• A semiautomatic rifle with a detachable magazine of 21 or more rounds.
  • All semiautomatic shotguns with a folding stock or more than a six-round magazine.
  • Any firearm modified to operate as an assault weapon.

Besides banning the buying and selling of such weapons, the bill also includes a provision that would grant current owners of such weapons a “grace period” to turn in their guns before they would face fines and possible jail time. The restrictions in the bill would be in addition to current state law which already forbids anyone from possessing a sawed-off weapon, machine gun or military firearm.

The first session of the new state legislation begins on Jan. 10, but at the present, no hearings or other legislative activity are scheduled for this bill.

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SC State Lawmaker Requests Investigation of Hampton County Gun Range (December 27, 2022, 11:00am)

After complaints by local residents claiming stray rounds from the Maltese Arms Shooting Club & Range are damaging property in their neighborhood, SC State Senator Margie Bright Matthews (D – Distr. 45) has sent a letter to Hampton County Sheriff Thomas Smalls and Yemassee Police Chief Gregory Alexander, questioning why the agencies have done nothing to properly address residents’ concerns, and requesting a joint investigation of the situation by both law enforcement organizations.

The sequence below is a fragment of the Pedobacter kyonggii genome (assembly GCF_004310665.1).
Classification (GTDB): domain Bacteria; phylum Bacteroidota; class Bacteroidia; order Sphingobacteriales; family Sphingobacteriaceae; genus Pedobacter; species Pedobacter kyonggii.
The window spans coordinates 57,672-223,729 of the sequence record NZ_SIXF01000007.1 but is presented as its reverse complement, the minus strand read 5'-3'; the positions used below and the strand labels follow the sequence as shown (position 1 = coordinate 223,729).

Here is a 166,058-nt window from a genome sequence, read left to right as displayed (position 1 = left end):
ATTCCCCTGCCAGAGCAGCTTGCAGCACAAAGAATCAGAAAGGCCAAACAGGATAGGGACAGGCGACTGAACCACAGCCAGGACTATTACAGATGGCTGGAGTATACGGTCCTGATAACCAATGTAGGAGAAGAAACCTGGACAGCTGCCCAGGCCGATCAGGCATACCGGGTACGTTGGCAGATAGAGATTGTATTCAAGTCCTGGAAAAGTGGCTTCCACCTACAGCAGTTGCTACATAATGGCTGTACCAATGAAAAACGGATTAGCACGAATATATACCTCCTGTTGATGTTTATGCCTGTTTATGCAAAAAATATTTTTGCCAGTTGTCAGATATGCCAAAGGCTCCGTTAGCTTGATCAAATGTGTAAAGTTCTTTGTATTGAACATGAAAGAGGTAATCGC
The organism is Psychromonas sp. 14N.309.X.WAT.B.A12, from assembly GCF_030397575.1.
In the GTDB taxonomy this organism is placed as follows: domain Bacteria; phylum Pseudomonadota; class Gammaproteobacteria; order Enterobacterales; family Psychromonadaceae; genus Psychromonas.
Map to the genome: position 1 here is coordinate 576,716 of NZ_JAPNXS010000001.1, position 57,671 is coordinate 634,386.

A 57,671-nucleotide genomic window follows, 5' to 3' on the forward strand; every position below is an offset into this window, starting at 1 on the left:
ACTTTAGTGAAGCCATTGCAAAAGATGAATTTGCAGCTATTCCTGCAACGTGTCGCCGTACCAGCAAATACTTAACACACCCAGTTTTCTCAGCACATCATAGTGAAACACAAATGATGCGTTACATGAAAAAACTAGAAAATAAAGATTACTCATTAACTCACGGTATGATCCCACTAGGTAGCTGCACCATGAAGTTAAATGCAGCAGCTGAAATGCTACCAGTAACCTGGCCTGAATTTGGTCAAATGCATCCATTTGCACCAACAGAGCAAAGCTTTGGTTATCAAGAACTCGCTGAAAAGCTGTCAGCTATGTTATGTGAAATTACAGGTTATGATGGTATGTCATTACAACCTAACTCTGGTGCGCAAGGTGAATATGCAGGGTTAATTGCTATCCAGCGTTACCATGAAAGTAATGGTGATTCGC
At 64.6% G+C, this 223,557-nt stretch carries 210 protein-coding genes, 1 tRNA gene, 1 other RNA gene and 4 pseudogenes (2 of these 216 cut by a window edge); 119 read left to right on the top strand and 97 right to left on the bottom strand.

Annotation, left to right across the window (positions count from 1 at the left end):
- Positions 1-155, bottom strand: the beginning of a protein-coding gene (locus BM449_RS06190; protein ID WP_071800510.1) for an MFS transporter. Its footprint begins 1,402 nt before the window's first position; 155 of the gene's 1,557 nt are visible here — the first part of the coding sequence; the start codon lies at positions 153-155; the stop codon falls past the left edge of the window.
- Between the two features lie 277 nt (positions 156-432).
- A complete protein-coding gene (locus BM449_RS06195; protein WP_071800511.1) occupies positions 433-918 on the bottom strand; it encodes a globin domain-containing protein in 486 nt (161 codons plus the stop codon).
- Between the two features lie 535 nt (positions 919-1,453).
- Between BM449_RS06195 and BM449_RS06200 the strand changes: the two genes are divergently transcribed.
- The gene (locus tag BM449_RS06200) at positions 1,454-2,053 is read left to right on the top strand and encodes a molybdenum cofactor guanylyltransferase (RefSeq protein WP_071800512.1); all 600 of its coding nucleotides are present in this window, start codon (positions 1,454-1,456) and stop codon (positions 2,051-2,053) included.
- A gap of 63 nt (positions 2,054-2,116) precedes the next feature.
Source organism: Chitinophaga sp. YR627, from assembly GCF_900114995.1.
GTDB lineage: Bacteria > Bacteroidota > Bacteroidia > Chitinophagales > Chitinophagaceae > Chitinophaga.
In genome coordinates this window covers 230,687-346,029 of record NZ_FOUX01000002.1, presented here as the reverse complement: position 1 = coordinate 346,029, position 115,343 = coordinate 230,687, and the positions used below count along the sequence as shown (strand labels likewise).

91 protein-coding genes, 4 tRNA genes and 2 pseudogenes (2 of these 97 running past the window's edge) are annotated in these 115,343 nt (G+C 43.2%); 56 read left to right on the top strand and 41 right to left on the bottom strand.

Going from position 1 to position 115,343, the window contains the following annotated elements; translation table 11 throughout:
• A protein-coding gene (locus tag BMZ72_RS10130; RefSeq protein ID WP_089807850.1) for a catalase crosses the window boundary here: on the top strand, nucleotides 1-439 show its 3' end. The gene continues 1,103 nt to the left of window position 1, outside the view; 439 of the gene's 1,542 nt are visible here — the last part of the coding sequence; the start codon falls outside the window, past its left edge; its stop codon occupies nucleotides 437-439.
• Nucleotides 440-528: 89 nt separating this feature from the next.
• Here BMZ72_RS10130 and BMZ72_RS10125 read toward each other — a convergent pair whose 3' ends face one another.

The 50 page letter references a lawsuit filed by neighboring residents of the gun club, claiming that stray bullets are “constantly” damaging nearby residents’ property and putting the residents’ lives at risk. “It is very clear that this is a threat to the community and a safety issue that could potentially result in loss of a life,” Sen. Matthews claims in the letter. “I have many concerns regarding how this business was able to set itself up while it is located so closely to homes and a business in the area.”

Both the Yemassee Police Department and the Hampton County Sheriff’s Office have previously addressed residents’ concerns by noting that, from a jurisdictional standpoint, they can’t do anything because the gun range is inside Yemassee town limits, while the properties where the bullets allegedly land is outside of town limits in an unincorporated portion of Hampton County. Sen. Matthews, a Democrat whose District represents portions of Allendale, Beaufort, Charleston, Colleton, Hampton and Jasper Counties, questions these jurisdictional issues regarding the complaints of stray bullets, restating the concerns listed in the residents’ lawsuit, including the fact that the residential area was occupied for decades before the range was opened in 2017.